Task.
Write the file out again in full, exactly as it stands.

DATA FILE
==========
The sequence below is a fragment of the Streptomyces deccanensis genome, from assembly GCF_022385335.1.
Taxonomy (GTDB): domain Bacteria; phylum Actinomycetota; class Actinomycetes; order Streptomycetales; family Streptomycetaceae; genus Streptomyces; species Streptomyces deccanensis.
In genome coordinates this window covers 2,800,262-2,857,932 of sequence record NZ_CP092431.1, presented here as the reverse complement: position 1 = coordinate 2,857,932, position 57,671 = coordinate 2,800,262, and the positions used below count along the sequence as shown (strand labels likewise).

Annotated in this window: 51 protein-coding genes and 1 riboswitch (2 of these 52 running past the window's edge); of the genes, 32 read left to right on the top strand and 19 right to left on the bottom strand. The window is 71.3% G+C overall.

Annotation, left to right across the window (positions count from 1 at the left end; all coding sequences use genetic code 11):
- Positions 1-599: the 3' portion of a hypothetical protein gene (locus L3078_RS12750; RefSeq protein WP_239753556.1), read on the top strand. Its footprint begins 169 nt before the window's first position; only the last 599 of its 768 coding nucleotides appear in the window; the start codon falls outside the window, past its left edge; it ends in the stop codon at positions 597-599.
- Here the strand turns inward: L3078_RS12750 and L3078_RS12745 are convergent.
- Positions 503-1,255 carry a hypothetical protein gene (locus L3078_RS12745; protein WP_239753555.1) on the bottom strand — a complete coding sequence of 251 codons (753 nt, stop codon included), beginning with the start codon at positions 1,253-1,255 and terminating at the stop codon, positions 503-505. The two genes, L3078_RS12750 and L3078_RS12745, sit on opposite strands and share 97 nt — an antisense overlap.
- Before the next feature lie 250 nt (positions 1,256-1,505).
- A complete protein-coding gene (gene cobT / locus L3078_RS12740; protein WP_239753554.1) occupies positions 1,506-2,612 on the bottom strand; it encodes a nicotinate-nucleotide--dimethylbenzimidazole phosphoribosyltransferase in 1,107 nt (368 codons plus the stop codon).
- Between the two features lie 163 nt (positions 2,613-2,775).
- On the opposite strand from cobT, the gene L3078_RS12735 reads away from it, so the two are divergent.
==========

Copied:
The sequence below is a fragment of the Streptomyces deccanensis genome, from assembly GCF_022385335.1.
Taxonomy (GTDB): domain Bacteria; phylum Actinomycetota; class Actinomycetes; order Streptomycetales; family Streptomycetaceae; genus Streptomyces; species Streptomyces deccanensis.
In genome coordinates this window covers 2,800,262-2,857,932 of sequence record NZ_CP092431.1, presented here as the reverse complement: position 1 = coordinate 2,857,932, position 57,671 = coordinate 2,800,262, and the positions used below count along the sequence as shown (strand labels likewise).

Annotated in this window: 51 protein-coding genes and 1 riboswitch (2 of these 52 running past the window's edge); of the genes, 32 read left to right on the top strand and 19 right to left on the bottom strand. The window is 71.3% G+C overall.

Annotation, left to right across the window (positions count from 1 at the left end; all coding sequences use genetic code 11):
- Positions 1-599: the 3' portion of a hypothetical protein gene (locus L3078_RS12750; RefSeq protein WP_239753556.1), read on the top strand. Its footprint begins 169 nt before the window's first position; only the last 599 of its 768 coding nucleotides appear in the window; the start codon falls outside the window, past its left edge; it ends in the stop codon at positions 597-599.
- Here the strand turns inward: L3078_RS12750 and L3078_RS12745 are convergent.
- Positions 503-1,255 carry a hypothetical protein gene (locus L3078_RS12745; protein WP_239753555.1) on the bottom strand — a complete coding sequence of 251 codons (753 nt, stop codon included), beginning with the start codon at positions 1,253-1,255 and terminating at the stop codon, positions 503-505. The two genes, L3078_RS12750 and L3078_RS12745, sit on opposite strands and share 97 nt — an antisense overlap.
- Before the next feature lie 250 nt (positions 1,256-1,505).
- A complete protein-coding gene (gene cobT / locus L3078_RS12740; protein WP_239753554.1) occupies positions 1,506-2,612 on the bottom strand; it encodes a nicotinate-nucleotide--dimethylbenzimidazole phosphoribosyltransferase in 1,107 nt (368 codons plus the stop codon).
- Between the two features lie 163 nt (positions 2,613-2,775).
- On the opposite strand from cobT, the gene L3078_RS12735 reads away from it, so the two are divergent.